Anonymous BrandPartners allegations unsupported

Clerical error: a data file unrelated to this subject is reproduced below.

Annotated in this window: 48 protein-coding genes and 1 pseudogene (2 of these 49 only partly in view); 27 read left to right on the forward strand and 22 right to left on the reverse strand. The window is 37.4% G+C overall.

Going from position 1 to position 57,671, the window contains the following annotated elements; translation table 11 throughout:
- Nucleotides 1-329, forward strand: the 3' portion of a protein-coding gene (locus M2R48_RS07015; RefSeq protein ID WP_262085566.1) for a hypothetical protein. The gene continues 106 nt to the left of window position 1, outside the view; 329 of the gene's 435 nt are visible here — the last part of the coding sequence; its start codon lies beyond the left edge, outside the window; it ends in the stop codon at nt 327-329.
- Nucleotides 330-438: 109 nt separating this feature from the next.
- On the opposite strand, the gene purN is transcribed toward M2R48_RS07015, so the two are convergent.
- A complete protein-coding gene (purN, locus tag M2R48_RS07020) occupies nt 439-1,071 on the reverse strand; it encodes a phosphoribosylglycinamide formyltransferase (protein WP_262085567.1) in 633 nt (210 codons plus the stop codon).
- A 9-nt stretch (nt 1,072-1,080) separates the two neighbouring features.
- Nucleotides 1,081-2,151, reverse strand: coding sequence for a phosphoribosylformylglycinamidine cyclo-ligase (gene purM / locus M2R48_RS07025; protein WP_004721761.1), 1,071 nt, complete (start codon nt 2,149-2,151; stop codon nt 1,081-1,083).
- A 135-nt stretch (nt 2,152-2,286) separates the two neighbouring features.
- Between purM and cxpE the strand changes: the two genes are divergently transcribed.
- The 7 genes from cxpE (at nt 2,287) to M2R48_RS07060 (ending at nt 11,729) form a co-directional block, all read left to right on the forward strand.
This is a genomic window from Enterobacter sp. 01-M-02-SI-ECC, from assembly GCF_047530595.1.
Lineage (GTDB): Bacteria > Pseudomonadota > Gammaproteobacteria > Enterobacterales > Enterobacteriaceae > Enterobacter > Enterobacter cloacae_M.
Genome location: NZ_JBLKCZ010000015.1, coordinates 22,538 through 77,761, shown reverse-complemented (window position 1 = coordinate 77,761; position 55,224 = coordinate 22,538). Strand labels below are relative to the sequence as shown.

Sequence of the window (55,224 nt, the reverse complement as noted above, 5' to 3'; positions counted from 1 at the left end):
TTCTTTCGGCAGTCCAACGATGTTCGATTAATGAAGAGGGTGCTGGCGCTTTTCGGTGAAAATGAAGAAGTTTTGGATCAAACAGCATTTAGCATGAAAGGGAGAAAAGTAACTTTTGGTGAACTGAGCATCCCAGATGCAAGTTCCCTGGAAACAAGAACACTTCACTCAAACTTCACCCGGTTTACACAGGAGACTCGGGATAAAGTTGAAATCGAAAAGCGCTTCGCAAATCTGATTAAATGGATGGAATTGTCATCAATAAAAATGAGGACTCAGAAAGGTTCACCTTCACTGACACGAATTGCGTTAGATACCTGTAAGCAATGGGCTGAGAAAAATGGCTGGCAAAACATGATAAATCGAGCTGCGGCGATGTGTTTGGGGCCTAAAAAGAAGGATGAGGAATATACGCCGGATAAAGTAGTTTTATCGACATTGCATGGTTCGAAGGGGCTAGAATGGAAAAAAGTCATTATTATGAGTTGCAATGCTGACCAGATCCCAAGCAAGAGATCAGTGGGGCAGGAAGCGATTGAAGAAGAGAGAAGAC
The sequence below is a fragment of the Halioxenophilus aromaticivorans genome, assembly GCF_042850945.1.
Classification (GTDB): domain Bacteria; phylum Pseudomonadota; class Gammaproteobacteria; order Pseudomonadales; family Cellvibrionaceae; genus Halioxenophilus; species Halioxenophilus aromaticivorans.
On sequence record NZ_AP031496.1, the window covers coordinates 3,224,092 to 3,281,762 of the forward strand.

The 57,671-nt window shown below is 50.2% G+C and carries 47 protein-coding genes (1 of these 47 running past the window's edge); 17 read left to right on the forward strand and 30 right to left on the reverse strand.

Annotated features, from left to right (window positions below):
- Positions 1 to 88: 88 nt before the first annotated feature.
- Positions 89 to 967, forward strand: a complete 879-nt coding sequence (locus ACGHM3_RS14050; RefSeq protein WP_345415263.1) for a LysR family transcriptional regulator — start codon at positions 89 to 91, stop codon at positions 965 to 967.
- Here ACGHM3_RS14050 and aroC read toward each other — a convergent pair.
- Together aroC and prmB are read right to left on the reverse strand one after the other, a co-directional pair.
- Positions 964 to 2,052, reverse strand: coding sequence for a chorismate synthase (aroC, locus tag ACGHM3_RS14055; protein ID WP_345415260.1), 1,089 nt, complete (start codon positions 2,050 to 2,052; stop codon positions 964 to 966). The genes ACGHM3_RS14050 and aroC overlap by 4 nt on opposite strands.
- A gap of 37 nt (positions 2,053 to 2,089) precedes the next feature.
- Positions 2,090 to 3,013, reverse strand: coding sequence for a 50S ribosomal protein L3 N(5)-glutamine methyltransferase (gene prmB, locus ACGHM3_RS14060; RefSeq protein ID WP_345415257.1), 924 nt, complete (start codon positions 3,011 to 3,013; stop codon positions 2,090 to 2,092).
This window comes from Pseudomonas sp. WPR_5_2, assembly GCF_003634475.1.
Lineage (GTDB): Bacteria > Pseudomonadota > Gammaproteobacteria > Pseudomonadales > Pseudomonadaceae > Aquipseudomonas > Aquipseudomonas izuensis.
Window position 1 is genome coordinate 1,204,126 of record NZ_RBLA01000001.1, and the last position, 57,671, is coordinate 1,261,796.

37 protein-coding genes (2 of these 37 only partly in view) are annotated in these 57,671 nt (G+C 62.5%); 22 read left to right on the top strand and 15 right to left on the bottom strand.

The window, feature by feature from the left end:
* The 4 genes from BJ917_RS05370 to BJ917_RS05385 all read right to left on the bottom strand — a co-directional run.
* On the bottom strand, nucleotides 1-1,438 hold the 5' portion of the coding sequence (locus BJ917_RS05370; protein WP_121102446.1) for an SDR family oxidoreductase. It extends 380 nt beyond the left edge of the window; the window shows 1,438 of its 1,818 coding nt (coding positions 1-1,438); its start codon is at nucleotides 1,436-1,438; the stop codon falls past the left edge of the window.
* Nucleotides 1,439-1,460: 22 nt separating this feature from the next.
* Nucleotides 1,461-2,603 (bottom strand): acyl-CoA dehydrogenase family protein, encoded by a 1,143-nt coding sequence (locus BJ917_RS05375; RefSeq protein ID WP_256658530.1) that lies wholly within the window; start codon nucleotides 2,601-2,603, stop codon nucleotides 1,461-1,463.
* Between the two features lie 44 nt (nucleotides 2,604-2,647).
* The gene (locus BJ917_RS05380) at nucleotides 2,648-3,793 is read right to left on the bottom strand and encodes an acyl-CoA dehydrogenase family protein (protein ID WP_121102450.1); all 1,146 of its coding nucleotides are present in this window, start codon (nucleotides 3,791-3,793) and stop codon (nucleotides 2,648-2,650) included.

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To the editor:On July 16, 2010, the New Hampshire Business Review, under the byline of Bob Sanders, published an article critical of certain business practices of BrandPartners and suggesting improprieties of certain board members. The allegations of disgruntled former employees, who declined to be identified and who have questionable motives, were the basis for the article and should have been looked at in that light.Your publication’s obligation is to report on the facts and not to blindly present unsupported allegations from individuals who remain anonymous to avoid responsibility or liability for untrue statements. There are many public documents filed with the SEC, including quarterly and annual reports, which contradict statements made in the article. Among them: loan documents and filings that identify the mezzanine lender and documents that detail the fact that the loan, which was inherited from a prior board of directors as a result of the 2001 leveraged buyout, had been renegotiated in 2004 by the new board. There are also public documents showing the company filed lawsuits in Stafford County in 2009 against former key executives, Frank Beardsworth and Chris Howe, alleging serious breaches against the company, including launching a new company on company time and using company resources to compete against BrandPartners. Mr. Sanders was aware of the lawsuits, and you should be further aware that one of the employees agreed to pay damages to the company for his actions.Your reporter, by reviewing the lawsuits, should also have known that the key executives, in April 2009, were acting against the company when employees were contacting government officials about BrandPartners. So, rather than advocate their position in the courtroom, it appears that these individuals chose to pursue a path of publicly harassing BrandPartners and its board members, a cause which your publication has now advanced.Furthermore, Mr. Sanders stated that on February 19, 2009, four large shareholders wrote a letter to the company demanding that a shareholder meeting be scheduled. He was aware of the Stockholders Meeting that was held on August 7, 2009, which was documented in an SEC filing and at which the shareholders unanimously elected all board members with more than 70 percent of the vote, yet Mr. Sanders made no such mention of the meeting.There are also many other inaccuracies in the article, including the fact that the company was not in financial trouble on April 23, 2009, nor was it in trouble at the end of its second quarter in 2009; the company’s first quarter in 2009 was profitable, the second quarter in 2009 had a slight loss, but more importantly the company had not borrowed any money against its line of credit with its bank through June 2009. These are all facts from the first and second quarter filings with the SEC.Furthermore, the separation agreement referred to in the article was not lucrative, rather it was substantially less than the company’s contractual obligation; again, this information is in the public filings.With respect to the article’s implication that there was some conspiracy or racketeering, these are totally untrue, baseless and libelous allegations that have no place in a respectable business publication. The company urges you to take the time to review the publicly available information and correct the numerous false statements made by former employees with ulterior motives hiding behind anonymity in the article. Board of Directors BrandPartners Group Inc. Edit ModuleShow Tags